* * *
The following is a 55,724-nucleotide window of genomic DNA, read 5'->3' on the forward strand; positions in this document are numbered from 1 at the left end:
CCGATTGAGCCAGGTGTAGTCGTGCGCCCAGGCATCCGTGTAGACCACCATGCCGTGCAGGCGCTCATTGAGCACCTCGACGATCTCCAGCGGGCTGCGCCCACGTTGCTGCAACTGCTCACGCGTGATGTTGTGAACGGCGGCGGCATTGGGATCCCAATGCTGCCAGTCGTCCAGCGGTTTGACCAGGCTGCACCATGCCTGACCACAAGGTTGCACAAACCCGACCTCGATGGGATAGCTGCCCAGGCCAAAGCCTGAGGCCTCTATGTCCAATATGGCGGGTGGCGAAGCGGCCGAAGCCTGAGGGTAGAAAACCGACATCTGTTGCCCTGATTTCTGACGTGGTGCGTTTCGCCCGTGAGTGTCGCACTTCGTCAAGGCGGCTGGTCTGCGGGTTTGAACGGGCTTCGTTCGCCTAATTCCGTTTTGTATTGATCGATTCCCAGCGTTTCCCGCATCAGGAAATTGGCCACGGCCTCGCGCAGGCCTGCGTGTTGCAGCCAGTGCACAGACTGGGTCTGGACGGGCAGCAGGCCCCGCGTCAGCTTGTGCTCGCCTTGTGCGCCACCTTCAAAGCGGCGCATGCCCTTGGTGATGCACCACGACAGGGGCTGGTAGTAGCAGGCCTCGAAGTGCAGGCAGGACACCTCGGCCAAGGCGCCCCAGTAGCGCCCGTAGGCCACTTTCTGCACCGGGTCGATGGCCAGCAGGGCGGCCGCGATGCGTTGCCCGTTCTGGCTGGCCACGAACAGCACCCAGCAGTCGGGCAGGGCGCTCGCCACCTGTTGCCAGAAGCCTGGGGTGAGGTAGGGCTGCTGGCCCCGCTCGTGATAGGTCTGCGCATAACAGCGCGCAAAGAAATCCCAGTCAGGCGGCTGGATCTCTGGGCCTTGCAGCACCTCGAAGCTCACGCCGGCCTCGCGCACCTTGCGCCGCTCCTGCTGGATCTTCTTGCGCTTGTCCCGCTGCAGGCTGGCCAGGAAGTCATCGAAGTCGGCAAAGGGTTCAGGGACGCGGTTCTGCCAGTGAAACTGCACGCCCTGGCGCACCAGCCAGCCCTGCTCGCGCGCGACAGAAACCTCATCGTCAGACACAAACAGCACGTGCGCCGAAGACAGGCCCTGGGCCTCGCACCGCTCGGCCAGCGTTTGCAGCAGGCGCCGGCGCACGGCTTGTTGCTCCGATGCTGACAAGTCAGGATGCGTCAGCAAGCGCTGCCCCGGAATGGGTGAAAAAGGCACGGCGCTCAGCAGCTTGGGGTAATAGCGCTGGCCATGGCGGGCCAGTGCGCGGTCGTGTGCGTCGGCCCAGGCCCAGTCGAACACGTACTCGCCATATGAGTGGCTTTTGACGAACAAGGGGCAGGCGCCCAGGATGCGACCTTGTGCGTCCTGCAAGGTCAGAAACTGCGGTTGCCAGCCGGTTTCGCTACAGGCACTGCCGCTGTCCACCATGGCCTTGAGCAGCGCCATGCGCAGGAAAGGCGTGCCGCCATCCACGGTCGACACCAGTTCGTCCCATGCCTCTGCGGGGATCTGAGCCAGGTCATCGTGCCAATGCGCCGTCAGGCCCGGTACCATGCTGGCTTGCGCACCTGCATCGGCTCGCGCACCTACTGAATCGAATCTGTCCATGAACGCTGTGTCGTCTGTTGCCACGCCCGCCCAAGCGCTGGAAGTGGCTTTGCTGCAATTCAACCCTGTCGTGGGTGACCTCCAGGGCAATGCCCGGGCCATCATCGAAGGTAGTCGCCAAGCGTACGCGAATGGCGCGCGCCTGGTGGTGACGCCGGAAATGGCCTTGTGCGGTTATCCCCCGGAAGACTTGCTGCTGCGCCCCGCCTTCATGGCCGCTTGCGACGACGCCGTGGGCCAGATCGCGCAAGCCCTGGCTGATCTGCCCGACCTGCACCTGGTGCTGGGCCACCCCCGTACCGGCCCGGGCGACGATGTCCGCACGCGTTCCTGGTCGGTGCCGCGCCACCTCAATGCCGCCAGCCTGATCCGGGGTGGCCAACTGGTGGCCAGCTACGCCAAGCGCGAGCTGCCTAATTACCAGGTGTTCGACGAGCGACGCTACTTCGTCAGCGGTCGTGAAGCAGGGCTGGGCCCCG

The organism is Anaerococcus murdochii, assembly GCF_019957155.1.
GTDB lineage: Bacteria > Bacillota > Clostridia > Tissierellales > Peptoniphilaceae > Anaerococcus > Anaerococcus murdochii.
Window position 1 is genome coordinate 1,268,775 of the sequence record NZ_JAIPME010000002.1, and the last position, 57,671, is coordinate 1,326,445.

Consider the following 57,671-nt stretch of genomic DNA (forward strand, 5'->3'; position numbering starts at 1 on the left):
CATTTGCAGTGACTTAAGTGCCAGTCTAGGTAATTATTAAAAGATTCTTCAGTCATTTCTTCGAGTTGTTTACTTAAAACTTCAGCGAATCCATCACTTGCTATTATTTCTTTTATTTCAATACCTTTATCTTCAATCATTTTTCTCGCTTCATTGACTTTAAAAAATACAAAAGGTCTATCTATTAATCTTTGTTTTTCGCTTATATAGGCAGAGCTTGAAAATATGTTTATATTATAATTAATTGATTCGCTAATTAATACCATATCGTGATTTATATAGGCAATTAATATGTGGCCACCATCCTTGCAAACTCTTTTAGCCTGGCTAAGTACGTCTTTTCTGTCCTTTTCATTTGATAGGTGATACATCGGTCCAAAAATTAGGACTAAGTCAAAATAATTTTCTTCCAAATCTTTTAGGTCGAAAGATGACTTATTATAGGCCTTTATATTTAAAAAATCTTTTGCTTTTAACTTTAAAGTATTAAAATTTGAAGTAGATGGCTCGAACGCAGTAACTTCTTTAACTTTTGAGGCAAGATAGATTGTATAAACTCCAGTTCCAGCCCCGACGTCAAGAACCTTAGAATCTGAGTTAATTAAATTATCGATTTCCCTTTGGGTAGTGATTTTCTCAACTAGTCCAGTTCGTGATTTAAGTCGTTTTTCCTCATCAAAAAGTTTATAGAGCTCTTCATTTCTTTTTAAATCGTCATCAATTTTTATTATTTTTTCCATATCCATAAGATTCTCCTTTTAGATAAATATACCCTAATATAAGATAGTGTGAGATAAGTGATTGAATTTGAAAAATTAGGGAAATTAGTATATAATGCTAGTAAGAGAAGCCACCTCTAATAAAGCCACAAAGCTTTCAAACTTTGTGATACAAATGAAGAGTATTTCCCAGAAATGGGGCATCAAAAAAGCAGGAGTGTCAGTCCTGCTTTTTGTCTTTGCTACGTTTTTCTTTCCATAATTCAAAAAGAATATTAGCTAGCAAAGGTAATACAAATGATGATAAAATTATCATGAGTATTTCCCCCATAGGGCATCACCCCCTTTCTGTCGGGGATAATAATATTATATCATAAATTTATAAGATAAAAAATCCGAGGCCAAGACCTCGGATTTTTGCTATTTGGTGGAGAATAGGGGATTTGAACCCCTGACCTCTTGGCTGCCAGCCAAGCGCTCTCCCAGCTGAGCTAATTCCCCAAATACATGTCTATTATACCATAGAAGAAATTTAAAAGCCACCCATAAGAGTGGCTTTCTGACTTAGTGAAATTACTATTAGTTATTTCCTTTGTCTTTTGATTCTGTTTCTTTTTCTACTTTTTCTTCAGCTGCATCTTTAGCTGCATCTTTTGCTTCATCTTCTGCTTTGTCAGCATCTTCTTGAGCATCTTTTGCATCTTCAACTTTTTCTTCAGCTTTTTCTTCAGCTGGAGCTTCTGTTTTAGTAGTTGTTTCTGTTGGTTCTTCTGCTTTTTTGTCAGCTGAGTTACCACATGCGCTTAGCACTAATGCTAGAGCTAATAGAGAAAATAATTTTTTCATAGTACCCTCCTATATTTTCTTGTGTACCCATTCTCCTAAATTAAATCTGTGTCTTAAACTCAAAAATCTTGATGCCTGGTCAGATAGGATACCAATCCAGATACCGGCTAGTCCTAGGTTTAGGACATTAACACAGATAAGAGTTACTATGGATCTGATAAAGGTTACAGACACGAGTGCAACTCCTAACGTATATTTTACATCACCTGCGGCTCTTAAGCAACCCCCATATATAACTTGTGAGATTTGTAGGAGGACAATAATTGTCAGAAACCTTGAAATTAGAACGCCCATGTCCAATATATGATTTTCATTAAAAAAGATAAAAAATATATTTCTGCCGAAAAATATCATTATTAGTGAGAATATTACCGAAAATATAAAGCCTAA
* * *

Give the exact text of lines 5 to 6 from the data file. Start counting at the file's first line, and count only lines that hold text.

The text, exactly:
Window position 1 is genome coordinate 1,268,775 of the sequence record NZ_JAIPME010000002.1, and the last position, 57,671, is coordinate 1,326,445.

Consider the following 57,671-nt stretch of genomic DNA (forward strand, 5'->3'; position numbering starts at 1 on the left):